The molding compositions according to the invention are oustandingly suitable for the production of sheets and panels having valuable properties. The sheets and panels according to the inventions are suitable as coating materials for other materials comprising, for example, wood, glass, ceramic, metal or other plastics, and outstanding strengths can be achieved using conventional adhesion promoters, for example based on vinyl resins. The sheets and panels can also be laminated with other plastic films and this is preferably effected by joint extrusion, the sheets being bonded in the molten state. The surfaces of the sheets and panels, including those in the embossed form, can be improved or finished by conventional methods, for example by lacquering or by the application of protective films.

The following specific examples are presented to more particularly illustrate the invention, and should not be construed as being limitations on the scope and spirit of the invention.

EXAMPLE 1

Into an oven maintained at a temperature of greater than 150° C. was charged sodium citrate which had been obtained commercially from Aldrich Chemical Company. The sodium citrate was heated for a time sufficient to eliminate the water of hydration. Into a 1 inch single screw extruder was charged 500 grams of ground powdered poly(ethylene terephthalate) having an intrinsic viscosity of 0.95 obtained from Aldrich Chemical Company and 2.1 g of dried sodium citrate as a ground powder. The components were then melt blended at a temperature of from about 275° C. to about 280° C. for about 5 mins. The composition had a sodium citrate content of about 0.42 weight percent based on the total weight of the composition. The composition was allowed to cooled and the crystallization temperature was evaluated in the manner indicated hereinabove. Crystallization temperature was 211° C. which was 21° C. higher than the crystallization temperature (Tcc) of poly(ethylene terephthalate) which did not include a nucleating agent.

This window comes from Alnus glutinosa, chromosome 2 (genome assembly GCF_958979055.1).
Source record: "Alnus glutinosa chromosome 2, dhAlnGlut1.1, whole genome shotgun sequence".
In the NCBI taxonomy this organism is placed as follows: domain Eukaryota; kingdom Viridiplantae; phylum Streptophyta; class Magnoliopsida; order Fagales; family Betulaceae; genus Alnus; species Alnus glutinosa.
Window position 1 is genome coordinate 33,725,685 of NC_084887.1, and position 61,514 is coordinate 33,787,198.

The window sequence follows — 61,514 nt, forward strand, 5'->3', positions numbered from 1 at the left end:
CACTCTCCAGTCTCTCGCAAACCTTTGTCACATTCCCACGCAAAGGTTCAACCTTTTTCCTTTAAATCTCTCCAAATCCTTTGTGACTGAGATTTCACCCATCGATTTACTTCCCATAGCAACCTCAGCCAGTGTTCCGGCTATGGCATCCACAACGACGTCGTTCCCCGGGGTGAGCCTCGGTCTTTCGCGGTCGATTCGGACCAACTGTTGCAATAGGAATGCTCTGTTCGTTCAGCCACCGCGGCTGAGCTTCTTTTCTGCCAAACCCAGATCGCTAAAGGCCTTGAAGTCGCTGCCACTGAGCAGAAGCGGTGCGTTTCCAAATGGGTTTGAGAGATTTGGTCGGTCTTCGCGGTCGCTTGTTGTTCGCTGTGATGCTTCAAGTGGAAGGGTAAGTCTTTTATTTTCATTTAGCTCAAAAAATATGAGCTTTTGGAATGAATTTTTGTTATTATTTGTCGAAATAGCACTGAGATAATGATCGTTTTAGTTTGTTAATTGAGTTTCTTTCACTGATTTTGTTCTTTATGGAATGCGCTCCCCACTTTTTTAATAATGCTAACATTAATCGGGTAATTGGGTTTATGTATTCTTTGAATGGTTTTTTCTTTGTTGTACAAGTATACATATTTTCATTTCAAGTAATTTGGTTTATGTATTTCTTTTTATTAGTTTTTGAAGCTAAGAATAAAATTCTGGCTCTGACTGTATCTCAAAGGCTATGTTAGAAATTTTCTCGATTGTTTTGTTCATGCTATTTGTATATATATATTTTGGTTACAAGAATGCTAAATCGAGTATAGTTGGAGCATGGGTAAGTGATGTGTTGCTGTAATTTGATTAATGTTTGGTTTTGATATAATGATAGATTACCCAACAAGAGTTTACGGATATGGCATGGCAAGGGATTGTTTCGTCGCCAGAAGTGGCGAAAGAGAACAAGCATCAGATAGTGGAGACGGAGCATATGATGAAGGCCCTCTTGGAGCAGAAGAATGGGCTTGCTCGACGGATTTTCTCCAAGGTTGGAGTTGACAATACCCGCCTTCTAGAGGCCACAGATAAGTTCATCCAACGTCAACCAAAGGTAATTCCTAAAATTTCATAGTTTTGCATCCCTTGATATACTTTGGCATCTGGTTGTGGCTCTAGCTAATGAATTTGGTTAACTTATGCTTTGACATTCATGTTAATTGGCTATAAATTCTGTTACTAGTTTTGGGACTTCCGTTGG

EXAMPLES 2

Employing the procedure of EXAMPLE 1, a composition of this invention was prepared by extruding a mixture of 500 grams of poly(ethylene terephthalate) and 2.1 g of sodium citrate. The resulting composition which included about 0.42 weight percent sodium citrate based on the total weight of the composition had a crystallization temperature of about 207° C. which is 17° C. higher than the crystallization temperature of untreated poly(ethylene terephthalate).

EXAMPLES 3 TO 10

The following summarizes examples of preferred filled compositions of the present invention. The parts are percents based on 100 parts of the composition. The plasticizers are neopentyl glycol dibenzoate and dioctyl adipate. The epoxy used is the reaction product of orthocresol novolac and epichlorohydrin, ECN 1273 manufactured by Ciba-Geigy. A small amount of sodium stearate can be added to help mold release. The compositions of EXAMPLES 3 to 10 are prepared in accordance with the procedure of EXAMPLE 1, except that the optional components are added to the screw extruder prior to melt blending the percent composition of these compositions are set forth in TABLE 1, hereinbelow.

                                  TABLE I__________________________________________________________________________       Example No. and % CompositionComponent   3  4  5  6  7  8  9  10__________________________________________________________________________A.  Polyester  (1) polyethylene  (terephthalate)       67.2        66.3                      62.22  (2) poly(butylene)          54.9             43.5        45.4                            56.3  (terephthalate)  (3) poly(1,4-cyclo-                58.2  hexane dimethylene  terephthalate)B.  Sodium Citrate       .01          .4 .9 1.0                   5  .08                         2.0                            .10C.  Plasticizers  (1) dioctyl       2     5  10          8  odipate  (2) neopentyl          4        3  6  7  glycol dibenzoateD.  Fiberglass       30 40 50 30 35 30 45 35E.  Epoxy     .3 .3 .3 .3 .3 .3 .3 .1F.  Sodium Stearate       .4 .4 .3 .5 .4 .5 .3 .5__________________________________________________________________________